In the Spring of 2008, my team wanted to reinvent a fabulous idea for some creative funding to support some summer student missions teams: the tried and true Silent Auction. We were going to do this one better though: combine it with an ice cream par-tay. And even better than that, we were going to crowdsource it by engaging a faith community of 2000 families, inviting them to be a part of it by contributing their talents - products and services they could contribute to help fund student teams.
You know the idea - someone has a product or service they donate to the cause. Whomever buys the product or service ends up donating the costs to the org/team/whatever. For example, I own a car washing business. I donate two car washing packages to the org. Whomever buys those two packages ends up donating the price to the org while I wash those cars, potentially earning more business and helping fund those students with my talents in the process.
Due to a specific financial policy from the HigherUps, we were actually not able to crowdsource it to the whole congregation. Instead, we ended up with a mediocre event and raised a few hundred dollars and continued to miss engaging thousands of families with incredible cross cultural projects the students in their very own church were doing. But no, I'm not bitter.
I still believe in the core of the idea - that we all have gifts and talents that can be donated for the better of someone else. Combine that with the latest fundraising developments, like the missions support letter in desperate need of being tweaked; and donor, cause and nonprofit fatigue; and you have a slight shift in how Ember is approaching missions support for 2012. It's called the Creative Revenue Plan.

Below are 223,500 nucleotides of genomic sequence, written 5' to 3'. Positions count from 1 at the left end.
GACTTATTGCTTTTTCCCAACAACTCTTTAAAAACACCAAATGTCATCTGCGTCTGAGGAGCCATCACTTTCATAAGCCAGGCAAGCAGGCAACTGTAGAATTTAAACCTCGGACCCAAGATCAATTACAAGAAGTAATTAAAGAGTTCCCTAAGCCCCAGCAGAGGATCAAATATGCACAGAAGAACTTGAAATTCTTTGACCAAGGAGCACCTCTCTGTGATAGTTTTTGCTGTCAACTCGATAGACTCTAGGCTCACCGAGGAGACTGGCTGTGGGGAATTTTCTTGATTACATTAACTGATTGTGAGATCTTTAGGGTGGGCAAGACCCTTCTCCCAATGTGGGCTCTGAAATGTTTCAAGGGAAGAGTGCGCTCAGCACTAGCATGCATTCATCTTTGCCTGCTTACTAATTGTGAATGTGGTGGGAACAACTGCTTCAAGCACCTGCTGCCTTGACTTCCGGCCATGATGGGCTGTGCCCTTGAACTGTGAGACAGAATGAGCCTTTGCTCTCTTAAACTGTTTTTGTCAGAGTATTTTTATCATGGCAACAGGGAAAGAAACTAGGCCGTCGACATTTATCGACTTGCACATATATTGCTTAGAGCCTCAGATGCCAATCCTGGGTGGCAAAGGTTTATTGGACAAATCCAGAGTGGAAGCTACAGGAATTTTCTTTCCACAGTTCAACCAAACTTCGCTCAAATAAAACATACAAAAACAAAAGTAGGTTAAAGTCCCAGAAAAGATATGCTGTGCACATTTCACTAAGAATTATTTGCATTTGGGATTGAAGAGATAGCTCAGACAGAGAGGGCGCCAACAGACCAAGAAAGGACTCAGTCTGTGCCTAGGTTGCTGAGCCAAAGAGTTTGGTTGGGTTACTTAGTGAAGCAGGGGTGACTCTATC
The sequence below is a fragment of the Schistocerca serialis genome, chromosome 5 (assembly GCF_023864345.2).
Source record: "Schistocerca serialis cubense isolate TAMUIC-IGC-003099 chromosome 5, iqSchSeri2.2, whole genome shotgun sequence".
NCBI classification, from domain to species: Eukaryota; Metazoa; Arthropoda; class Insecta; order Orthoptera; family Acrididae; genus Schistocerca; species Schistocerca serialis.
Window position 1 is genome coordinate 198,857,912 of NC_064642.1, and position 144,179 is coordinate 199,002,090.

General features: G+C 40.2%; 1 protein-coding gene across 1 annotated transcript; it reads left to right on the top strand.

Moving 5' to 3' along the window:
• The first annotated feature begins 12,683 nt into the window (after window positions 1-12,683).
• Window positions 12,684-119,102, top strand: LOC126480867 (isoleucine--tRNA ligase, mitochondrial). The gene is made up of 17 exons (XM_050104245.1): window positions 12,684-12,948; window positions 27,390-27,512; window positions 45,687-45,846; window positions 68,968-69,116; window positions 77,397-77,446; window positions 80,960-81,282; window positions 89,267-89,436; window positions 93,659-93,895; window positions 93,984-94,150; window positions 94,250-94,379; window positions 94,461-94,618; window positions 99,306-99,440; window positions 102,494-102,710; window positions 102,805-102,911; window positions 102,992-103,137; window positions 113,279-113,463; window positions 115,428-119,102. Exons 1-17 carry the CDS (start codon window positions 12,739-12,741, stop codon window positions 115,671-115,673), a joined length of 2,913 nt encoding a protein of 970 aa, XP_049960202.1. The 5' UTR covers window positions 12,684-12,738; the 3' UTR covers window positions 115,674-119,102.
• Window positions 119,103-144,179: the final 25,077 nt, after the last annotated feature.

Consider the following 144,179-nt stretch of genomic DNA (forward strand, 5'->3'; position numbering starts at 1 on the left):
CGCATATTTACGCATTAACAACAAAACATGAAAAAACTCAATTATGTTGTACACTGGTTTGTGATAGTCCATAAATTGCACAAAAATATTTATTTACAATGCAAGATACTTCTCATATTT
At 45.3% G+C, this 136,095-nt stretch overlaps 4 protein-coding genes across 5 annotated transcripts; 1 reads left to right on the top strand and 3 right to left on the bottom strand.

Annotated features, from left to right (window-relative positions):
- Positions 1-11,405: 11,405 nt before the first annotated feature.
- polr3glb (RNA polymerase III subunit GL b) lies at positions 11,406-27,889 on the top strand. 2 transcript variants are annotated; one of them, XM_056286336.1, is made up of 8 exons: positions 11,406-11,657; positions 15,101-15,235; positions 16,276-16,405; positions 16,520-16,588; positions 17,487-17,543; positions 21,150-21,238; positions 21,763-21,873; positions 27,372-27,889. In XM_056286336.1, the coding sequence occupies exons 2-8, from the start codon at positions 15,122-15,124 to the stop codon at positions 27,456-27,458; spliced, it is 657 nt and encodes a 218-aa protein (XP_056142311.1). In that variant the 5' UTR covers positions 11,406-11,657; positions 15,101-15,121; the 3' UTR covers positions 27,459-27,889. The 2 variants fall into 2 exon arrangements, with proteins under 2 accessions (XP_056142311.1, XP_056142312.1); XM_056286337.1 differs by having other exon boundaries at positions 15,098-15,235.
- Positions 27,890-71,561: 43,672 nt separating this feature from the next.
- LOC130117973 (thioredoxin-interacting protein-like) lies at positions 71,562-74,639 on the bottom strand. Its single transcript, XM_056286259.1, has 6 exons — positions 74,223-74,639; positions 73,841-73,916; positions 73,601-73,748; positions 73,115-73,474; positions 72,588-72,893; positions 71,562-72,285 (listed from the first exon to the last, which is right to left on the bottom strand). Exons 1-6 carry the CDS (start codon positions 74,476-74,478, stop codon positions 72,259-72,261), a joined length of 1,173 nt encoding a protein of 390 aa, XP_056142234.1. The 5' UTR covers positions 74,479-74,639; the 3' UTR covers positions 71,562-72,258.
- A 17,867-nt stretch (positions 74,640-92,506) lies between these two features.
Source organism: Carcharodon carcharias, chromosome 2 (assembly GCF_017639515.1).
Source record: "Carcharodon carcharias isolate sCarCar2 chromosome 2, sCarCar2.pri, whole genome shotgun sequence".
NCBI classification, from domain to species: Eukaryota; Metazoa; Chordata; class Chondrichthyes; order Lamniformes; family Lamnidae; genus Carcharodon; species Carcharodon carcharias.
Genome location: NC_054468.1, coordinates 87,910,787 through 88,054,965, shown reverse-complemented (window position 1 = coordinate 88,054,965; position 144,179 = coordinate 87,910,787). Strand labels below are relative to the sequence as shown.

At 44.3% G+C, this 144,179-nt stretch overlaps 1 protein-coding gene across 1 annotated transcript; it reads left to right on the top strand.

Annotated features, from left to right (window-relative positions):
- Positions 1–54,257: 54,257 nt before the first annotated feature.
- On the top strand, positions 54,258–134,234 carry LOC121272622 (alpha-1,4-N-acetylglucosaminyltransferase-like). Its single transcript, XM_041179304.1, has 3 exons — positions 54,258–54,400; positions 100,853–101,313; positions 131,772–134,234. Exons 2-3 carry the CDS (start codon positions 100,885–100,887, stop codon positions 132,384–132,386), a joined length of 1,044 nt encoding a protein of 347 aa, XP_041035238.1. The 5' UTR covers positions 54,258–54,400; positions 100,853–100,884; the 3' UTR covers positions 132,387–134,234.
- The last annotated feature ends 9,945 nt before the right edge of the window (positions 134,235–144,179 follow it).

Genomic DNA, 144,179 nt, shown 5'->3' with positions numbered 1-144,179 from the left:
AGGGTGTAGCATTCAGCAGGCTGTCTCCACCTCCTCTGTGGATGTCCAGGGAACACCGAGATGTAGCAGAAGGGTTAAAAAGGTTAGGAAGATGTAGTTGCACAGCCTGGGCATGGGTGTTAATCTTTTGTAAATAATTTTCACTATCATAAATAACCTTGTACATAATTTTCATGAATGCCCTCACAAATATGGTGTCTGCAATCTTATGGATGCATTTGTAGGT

Each participant on our summer teams is going to be required to come up with the Plan - a way that they can use their talents and gifts to help supplement their student missions support, anywhere from 10-25%. Gifts, talents, products, services: here's some that have been thrown out already: babysitting, powerwashing, homemade jewerly, and throwing a LAN party. This plan also gets documented in support letters so that the potential support team realizes the level of commitment and initiative that our student missionaries are going to exercise. I don't know how well it will go but here's hoping.
This is another vital step in preparing our emerging global leaders to lead. You know that the skills of establishing rapport with a potential customer, the ability to pull others to help you accomplish a project, the challenge of selling your skills - those are amazing things to learn about. The sooner a young person gets those experiences, the better. Not only for their missions team but for their future and for the future they lead in.